Port of Moblie | Mobile, Alabama
Alabama State Port Authority operates the State of Alabama’s deepwater port facilities in Mobile, Alabama. The Authority directly employs 570 workers and its facilities handle more than 24 million tons of cargo each year. Alabama’s full service seaport handles containers, breakbulk, bulk and oversized and heavy lift cargoes.
UAH lean specialists have been working at the Alabama State Docks since 2003. During this time, they have helped with continuous improvement efforts at McDuffie Coal Terminal, which are expected to have millions of dollars of impacts for the State of Alabama. After much success at McDuffie, the Alabama State Docks have asked UAH to begin implementing lean manufacturing principles at Terminal Railroad.
Older than the port itself, Terminal Railway has been in existence more than 70 years. It operates on 75 miles of track using eight locomotives to transport cargo to and from piers, warehouses and terminals. Terminal Railway also moves railcars to and from local industries outside of the main docks complex and has for lease more than 550 hydro-cushion boxcars for transport throughout the United States and Canada. It connects to four mainline railroads: Burlington Northern/Santa Fe; CSX; Illinois Central, and Norfolk Southern.
To improve productivity at Terminal Railroad, the Alabama State Port Authority looked to UAH’s Alabama Technology Network (ATN) to teach and implement lean manufacturing practices. The idea of lean operations is to eliminate wasteful, non-value-added activities in a process resulting in lower costs, improved quality, and shortened lead times. Training began at Terminal Railroad in January 2006. To date, seven classes introducing the principles of lean manufacturing have been taught. The first implementation event was held in March 2006, which was to apply 5 S in the Diesel Shop. A value stream mapping event is scheduled next to see where future efforts should be focused.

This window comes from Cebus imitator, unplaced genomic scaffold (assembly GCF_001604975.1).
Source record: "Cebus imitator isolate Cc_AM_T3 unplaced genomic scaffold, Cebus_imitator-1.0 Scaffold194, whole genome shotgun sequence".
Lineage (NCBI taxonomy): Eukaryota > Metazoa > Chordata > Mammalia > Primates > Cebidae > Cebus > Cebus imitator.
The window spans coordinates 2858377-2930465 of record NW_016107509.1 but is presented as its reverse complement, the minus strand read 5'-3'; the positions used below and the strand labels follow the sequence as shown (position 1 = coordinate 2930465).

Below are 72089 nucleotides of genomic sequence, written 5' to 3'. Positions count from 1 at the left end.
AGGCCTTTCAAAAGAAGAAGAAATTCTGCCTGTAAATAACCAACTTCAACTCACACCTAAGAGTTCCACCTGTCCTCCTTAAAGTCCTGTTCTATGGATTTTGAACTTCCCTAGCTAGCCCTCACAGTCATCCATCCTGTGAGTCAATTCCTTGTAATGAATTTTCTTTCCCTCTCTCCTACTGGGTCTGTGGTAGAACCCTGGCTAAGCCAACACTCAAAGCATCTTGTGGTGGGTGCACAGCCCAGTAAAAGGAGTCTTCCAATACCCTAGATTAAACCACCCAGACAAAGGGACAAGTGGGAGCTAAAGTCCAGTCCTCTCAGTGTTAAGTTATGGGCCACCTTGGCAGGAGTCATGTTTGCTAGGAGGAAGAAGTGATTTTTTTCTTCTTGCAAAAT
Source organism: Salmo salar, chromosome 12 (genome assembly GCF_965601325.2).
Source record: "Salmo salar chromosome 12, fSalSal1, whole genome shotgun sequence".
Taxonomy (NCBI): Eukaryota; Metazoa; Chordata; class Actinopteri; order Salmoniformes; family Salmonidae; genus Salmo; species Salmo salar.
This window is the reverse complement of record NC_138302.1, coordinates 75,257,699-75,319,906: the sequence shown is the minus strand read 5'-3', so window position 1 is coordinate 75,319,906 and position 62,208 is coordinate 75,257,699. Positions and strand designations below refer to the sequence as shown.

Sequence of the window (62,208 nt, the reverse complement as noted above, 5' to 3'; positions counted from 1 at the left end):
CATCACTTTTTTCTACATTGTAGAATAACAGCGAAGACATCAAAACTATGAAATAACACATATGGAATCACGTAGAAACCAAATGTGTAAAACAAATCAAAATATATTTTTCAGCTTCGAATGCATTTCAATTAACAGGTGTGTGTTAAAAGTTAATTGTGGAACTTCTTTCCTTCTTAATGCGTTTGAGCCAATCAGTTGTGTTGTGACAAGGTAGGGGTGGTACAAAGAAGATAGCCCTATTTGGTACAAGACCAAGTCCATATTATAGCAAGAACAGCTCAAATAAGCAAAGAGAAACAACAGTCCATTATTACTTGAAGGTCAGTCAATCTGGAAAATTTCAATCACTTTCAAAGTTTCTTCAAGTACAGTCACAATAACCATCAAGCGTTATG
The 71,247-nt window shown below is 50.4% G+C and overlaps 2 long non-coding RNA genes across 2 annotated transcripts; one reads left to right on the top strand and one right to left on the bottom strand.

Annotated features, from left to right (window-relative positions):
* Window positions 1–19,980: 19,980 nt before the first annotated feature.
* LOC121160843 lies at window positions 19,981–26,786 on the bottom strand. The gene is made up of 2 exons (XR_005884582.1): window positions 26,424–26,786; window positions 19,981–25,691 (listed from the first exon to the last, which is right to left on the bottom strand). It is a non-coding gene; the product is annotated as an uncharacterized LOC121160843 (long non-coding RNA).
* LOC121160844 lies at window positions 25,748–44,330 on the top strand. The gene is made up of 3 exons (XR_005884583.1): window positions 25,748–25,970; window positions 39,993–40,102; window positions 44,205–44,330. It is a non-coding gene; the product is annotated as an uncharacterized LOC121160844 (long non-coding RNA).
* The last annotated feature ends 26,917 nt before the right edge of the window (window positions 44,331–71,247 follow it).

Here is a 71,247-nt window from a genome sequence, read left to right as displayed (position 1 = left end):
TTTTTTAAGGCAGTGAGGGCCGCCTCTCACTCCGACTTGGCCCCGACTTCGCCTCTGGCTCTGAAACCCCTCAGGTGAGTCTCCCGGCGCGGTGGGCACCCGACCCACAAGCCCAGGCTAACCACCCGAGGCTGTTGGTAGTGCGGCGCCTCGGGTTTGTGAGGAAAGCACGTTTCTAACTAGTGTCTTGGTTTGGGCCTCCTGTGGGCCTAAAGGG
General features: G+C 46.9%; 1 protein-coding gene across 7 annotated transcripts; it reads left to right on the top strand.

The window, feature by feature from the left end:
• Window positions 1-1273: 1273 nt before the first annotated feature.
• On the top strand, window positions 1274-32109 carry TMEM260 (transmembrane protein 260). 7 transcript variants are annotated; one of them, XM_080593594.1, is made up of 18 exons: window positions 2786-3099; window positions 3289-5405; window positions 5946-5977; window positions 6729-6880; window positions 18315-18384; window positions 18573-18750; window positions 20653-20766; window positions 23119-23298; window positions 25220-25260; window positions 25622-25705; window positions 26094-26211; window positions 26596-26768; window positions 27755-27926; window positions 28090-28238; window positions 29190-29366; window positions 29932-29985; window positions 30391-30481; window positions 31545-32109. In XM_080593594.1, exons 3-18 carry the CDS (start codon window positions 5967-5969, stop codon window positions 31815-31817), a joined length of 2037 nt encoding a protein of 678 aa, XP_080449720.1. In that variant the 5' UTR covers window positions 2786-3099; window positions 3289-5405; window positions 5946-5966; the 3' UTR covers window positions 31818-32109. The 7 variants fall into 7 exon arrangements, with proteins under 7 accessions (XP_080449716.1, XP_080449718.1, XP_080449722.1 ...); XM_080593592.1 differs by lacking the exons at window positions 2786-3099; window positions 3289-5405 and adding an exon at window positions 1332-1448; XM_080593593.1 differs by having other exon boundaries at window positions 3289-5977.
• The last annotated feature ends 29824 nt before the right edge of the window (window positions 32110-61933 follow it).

Results of 5 S Event:
The ATN-UAH facilitators conducted a focused, five-day kaizen event in unorganized areas. The areas were initially audited at the first of the week using the ATN-UAH standardized 5 S audit procedure. The team ranked a variety of items based on the number of problems they had, ranging from unneeded equipment present to the cleanliness of work surfaces. An area with 5 or more problems would get a score of 0, and an area with no problems would get a score of 4. The audit received an initial score of 8.
More space was created by removing unneeded items from the areas, and tools and materials were easily accessible after they were organized. When the 5 S process was complete, the team again audited the areas. The Diesel Shop received a score of 79, a 887% increase. The team also developed daily 5 S checklists for each area. The checklists were developed to help sustain the results from the week and also to develop a cleaning standard for each employee in the two areas to follow.
“The team achieved remarkable progress from the beginning of the week. Through teamwork and long, hard days, the team members improved their work areas tremendously.” – Jeff Siniard, ATN-UAH lean specialist
“Our Terminal Railway is the second division at the State Docks that we have implemented Lean training in and I continue to be amazed at what our employees can do working together as a team. It’s the employees who make the program so successful and I know our railway employees will pull together to achieve the goals we’ve set for our Lean program there.” – Smitty Thorne, Vice President, Operations at the Alabama State Port Authority.